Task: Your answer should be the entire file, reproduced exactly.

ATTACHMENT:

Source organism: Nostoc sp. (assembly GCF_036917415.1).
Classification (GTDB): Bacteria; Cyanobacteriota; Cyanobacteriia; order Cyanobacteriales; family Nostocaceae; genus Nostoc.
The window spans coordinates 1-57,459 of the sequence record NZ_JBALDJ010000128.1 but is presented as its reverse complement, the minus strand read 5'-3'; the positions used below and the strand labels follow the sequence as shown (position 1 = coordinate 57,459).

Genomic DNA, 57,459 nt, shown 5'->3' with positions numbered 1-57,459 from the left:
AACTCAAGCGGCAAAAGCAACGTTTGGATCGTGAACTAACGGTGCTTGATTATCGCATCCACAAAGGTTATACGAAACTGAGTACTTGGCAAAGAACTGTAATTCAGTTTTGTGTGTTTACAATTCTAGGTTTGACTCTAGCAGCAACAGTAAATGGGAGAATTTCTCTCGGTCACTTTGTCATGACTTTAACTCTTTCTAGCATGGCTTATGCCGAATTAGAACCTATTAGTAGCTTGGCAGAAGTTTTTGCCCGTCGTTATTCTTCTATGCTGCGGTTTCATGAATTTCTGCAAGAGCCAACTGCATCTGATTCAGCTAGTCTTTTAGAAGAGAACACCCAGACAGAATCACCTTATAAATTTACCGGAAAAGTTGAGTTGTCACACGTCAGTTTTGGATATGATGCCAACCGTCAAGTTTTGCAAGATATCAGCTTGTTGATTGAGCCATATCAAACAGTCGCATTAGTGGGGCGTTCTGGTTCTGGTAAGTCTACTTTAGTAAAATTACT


Source organism: Nostoc sp. (assembly GCF_036917415.1).
Classification (GTDB): Bacteria; Cyanobacteriota; Cyanobacteriia; order Cyanobacteriales; family Nostocaceae; genus Nostoc.
The window spans coordinates 1-57,459 of the sequence record NZ_JBALDJ010000128.1 but is presented as its reverse complement, the minus strand read 5'-3'; the positions used below and the strand labels follow the sequence as shown (position 1 = coordinate 57,459).

Genomic DNA, 57,459 nt, shown 5'->3' with positions numbered 1-57,459 from the left:
AACTCAAGCGGCAAAAGCAACGTTTGGATCGTGAACTAACGGTGCTTGATTATCGCATCCACAAAGGTTATACGAAACTGAGTACTTGGCAAAGAACTGTAATTCAGTTTTGTGTGTTTACAATTCTAGGTTTGACTCTAGCAGCAACAGTAAATGGGAGAATTTCTCTCGGTCACTTTGTCATGACTTTAACTCTTTCTAGCATGGCTTATGCCGAATTAGAACCTATTAGTAGCTTGGCAGAAGTTTTTGCCCGTCGTTATTCTTCTATGCTGCGGTTTCATGAATTTCTGCAAGAGCCAACTGCATCTGATTCAGCTAGTCTTTTAGAAGAGAACACCCAGACAGAATCACCTTATAAATTTACCGGAAAAGTTGAGTTGTCACACGTCAGTTTTGGATATGATGCCAACCGTCAAGTTTTGCAAGATATCAGCTTGTTGATTGAGCCATATCAAACAGTCGCATTAGTGGGGCGTTCTGGTTCTGGTAAGTCTACTTTAGTAAAATTACT